In May 2009, the Irish Times reported a story that made journalists everywhere cringe. The article, entitled “Student’s Wikipedia hoax quote used worldwide in newspaper obituaries,” began:
A Wikipedia hoax by a 22-year-old Dublin student resulted in a fake quote being published in newspaper obituaries around the world. The quote was attributed to French composer Maurice Jarre who died at the end of March. It was posted on the online encyclopedia shortly after his death and later appeared in obituaries published in The Guardian, the London Independent, on the BBC Music Magazine website and in Indian and Australian newspapers.
Hoaxes are not new in journalism, but Wikipedia haters, who are vocal if not all that numerous, were thrilled with this one. It gave them another reason to attack the online encyclopedia.
Certainly, the site’s relatively open nature was instrumental in the student’s ability to pull off the hoax in the first place. But a closer examination, including a long note to readers by The Guardian—one of the publications that fell for the hoax—suggested a different lesson. In fact, as Siobhain Butterworth, the newspaper’s “readers’ editor,” observed, the Wikipedia community performed well in a) discovering the lie and 2) fixing the article:
Wikipedia editors were more skeptical about the unsourced quote [than newspaper editors who printed obituaries based on the false information]. They deleted it twice on 30 March and when Fitzgerald added it the second time it lasted only six minutes on the page. His third attempt was more successful—the quote stayed on the site for around 25 hours before it was spotted and removed again.
Still, the invented quote was widely used, and by people who should have known better. In The Guardian, there was apparently no citation, even to Wikipedia, which would have been a tip-off in the first instance.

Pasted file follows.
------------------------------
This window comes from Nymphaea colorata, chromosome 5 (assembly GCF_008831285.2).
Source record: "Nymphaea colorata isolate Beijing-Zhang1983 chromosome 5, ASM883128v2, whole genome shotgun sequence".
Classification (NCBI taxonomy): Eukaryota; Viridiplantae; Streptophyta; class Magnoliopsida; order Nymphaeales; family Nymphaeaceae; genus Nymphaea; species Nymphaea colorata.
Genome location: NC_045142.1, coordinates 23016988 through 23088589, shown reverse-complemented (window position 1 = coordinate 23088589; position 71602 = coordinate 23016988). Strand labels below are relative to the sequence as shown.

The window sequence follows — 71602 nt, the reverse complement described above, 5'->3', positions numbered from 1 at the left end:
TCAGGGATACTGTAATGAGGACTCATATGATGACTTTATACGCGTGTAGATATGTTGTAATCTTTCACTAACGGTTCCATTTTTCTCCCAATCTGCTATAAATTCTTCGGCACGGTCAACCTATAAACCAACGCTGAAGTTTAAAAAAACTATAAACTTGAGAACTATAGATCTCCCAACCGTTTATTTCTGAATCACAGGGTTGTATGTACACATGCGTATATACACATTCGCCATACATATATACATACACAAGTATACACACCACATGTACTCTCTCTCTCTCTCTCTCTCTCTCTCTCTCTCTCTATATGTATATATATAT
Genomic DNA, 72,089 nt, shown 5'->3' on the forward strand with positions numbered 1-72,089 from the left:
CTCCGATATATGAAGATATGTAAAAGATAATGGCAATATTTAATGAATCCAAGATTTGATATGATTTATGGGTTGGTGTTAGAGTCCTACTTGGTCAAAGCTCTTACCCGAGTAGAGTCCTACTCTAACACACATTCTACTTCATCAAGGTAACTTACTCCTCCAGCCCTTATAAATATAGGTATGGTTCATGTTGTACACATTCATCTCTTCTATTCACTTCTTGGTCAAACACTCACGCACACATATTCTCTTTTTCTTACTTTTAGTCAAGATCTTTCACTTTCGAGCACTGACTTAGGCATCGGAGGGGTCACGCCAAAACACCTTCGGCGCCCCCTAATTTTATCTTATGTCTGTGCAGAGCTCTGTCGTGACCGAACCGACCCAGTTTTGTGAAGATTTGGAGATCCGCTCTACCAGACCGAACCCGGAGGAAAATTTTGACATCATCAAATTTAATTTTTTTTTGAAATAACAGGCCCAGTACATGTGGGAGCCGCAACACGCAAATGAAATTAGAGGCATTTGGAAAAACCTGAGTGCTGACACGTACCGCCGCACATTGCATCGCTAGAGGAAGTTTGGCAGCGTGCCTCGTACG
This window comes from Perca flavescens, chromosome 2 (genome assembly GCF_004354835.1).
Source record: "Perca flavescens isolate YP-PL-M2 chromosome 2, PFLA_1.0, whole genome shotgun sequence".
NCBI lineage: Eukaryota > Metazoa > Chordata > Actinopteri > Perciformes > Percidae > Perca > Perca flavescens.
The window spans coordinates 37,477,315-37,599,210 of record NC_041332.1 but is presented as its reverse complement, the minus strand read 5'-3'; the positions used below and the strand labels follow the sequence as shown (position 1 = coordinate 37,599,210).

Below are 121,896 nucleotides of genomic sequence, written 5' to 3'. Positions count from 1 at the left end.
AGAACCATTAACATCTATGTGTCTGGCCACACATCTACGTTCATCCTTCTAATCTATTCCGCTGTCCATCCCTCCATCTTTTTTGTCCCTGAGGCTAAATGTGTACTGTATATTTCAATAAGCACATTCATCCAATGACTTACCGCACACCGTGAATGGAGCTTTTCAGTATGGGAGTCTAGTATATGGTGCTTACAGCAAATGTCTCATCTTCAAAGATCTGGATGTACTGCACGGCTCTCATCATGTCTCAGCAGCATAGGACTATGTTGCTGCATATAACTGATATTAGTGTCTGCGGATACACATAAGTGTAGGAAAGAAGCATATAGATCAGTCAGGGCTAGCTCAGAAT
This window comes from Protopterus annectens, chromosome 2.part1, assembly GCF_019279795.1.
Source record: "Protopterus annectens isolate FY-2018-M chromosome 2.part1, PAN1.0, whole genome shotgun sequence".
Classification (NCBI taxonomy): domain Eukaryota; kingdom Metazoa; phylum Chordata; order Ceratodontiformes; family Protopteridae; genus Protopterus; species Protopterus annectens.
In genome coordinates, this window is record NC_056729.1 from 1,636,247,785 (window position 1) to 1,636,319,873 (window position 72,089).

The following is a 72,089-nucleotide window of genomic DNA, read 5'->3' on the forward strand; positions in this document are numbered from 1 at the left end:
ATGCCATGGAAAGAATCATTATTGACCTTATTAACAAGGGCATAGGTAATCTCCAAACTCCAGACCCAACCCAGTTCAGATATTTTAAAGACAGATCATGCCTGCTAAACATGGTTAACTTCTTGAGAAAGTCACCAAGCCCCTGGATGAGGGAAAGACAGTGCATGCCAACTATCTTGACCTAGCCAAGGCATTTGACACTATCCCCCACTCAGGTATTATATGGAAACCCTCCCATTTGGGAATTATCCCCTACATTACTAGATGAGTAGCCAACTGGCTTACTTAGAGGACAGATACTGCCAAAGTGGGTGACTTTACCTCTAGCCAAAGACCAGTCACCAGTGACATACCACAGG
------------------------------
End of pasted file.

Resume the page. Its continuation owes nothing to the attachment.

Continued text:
As The Guardian’s Buttersworth also noted, “The moral of this story is not that journalists should avoid Wikipedia, but that they shouldn’t use information they find there if it can’t be traced back to a reliable primary source.”
That applies to everyone, not just journalists. Wikipedia’s own policies call for all information to be traced back to authoritative references, and articles are routinely flagged when they lack such references:
Content should be verifiable with citations to reliable sources. Our editors’ personal experiences, interpretations, or opinions do not belong here.
I say this again and again, to students and anyone else who’ll listen:
Wikipedia is often the best place to start, but the worst place to stop.
It’s the best place to start because you’ll often find a solid article about a topic or person. It’s the worst place to stop because that article might be wrong in some particular. A 2005 article in Nature magazine, comparing Wikipedia to the Encyclopedia Britannica, only muddied the issue, and not because it didn’t conclusively resolve the question of which is more accurate. The point here is that you should not assume the particular fact you check at a particular moment is true.
But every decent Wikipedia article has something at the bottom that should also appear on newspaper articles online: a long list of links to original or at least credible outside sources, including news articles. And every Wikipedia article has a record of every change, down to the smallest detail, going back to the day it was first created.
Moreover, Wikipedia articles of any depth are accompanied by “meta” conversations about the articles themselves, where the editors discuss or argue among themselves about the quality of the information going into the articles and often about the credentials of the editors who have been making the latest changes.
Yes, use Wikipedia—and lots of other sources. Just make sure you understand both its advantages and its limitations. And if you see something that’s wrong, fix it! (More on that ahead.)
Who agrees with me? Jimmy Wales, Wikipedia’s co-founder, among others. I’m posting a video interview with him on the Mediactive site where he says so. Note: He’s a friend, and I’m an investor in his privately held company, Wikia.